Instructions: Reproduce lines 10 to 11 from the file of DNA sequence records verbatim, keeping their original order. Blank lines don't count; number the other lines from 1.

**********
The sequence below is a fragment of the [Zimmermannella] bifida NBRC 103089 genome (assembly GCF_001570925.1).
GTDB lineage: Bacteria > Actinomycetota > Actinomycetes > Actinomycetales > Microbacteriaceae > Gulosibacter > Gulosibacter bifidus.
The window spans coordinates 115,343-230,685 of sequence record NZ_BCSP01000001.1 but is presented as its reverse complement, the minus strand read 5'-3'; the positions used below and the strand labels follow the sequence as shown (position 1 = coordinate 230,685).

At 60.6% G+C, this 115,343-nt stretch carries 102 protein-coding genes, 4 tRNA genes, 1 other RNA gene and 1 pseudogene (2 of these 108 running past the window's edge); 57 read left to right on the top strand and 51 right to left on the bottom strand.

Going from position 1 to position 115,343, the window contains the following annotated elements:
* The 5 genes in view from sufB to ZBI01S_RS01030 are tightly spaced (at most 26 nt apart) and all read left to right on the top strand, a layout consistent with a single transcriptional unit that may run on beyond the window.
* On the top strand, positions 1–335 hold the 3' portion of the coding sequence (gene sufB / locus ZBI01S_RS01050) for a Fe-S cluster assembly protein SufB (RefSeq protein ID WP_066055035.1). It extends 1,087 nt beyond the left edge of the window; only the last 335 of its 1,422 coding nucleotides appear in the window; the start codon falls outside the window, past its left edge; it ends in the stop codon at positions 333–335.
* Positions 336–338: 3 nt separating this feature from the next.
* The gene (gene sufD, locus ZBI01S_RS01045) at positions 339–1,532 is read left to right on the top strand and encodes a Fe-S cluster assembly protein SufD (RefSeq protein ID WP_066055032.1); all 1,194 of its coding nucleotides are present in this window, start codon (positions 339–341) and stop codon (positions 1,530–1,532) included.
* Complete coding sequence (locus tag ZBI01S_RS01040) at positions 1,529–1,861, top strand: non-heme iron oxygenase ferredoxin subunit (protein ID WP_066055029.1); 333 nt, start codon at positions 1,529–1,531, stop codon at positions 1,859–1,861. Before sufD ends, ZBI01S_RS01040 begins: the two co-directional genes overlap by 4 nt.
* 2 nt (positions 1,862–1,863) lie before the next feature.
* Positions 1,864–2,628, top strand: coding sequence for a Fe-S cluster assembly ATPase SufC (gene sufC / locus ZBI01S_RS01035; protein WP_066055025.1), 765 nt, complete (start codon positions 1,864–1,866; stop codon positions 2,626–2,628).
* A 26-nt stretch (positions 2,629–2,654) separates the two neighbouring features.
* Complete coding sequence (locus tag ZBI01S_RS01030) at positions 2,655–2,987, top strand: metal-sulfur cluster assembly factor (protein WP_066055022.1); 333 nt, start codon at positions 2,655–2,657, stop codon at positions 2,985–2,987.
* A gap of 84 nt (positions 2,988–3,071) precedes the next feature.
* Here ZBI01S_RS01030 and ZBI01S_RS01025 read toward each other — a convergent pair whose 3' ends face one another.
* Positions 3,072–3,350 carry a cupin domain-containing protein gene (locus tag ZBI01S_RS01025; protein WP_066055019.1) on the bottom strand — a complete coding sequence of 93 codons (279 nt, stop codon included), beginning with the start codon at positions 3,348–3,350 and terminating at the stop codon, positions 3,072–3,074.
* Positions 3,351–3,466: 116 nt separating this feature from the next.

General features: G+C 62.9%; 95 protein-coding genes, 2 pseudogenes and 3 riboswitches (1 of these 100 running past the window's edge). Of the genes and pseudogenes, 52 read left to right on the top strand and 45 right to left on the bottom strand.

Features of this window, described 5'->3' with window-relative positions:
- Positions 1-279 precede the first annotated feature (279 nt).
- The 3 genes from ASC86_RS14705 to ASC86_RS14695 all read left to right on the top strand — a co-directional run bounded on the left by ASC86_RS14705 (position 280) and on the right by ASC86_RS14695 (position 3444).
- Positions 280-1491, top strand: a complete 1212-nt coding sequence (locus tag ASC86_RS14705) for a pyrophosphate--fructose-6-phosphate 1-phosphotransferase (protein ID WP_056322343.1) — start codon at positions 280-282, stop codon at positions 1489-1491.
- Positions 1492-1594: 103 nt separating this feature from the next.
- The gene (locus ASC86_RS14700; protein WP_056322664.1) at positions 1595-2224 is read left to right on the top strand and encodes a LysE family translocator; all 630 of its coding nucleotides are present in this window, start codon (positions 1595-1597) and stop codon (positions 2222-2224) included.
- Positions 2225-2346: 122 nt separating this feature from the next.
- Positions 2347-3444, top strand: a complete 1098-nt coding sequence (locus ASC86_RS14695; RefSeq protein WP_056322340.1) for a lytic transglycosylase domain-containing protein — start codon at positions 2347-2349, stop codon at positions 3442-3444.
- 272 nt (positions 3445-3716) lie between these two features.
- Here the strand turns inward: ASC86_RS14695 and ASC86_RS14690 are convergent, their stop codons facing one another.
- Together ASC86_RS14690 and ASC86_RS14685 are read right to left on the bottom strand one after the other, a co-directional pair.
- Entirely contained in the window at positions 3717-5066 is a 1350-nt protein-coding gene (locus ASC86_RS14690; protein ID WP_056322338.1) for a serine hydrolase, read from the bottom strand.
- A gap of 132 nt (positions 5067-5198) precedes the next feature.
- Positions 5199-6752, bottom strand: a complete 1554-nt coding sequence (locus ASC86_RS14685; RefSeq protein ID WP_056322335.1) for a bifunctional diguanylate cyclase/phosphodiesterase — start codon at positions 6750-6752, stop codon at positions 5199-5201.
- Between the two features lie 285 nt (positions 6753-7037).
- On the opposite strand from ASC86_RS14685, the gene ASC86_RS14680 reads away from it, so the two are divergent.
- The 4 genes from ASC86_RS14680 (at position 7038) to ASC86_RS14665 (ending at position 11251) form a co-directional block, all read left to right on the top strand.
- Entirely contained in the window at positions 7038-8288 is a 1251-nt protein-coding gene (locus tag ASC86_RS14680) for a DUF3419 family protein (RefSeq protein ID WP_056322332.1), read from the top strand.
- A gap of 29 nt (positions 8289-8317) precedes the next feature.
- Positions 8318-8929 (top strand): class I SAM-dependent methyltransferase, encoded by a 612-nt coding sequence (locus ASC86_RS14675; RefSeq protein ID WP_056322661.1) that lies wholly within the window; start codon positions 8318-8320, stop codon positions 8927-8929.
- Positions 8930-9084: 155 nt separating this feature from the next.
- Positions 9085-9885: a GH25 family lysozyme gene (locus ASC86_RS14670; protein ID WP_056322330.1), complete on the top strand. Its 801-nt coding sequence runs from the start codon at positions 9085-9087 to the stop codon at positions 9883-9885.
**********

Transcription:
* Complete coding sequence (locus tag ZBI01S_RS01040) at positions 1,529–1,861, top strand: non-heme iron oxygenase ferredoxin subunit (protein ID WP_066055029.1); 333 nt, start codon at positions 1,529–1,531, stop codon at positions 1,859–1,861. Before sufD ends, ZBI01S_RS01040 begins: the two co-directional genes overlap by 4 nt.
* 2 nt (positions 1,862–1,863) lie before the next feature.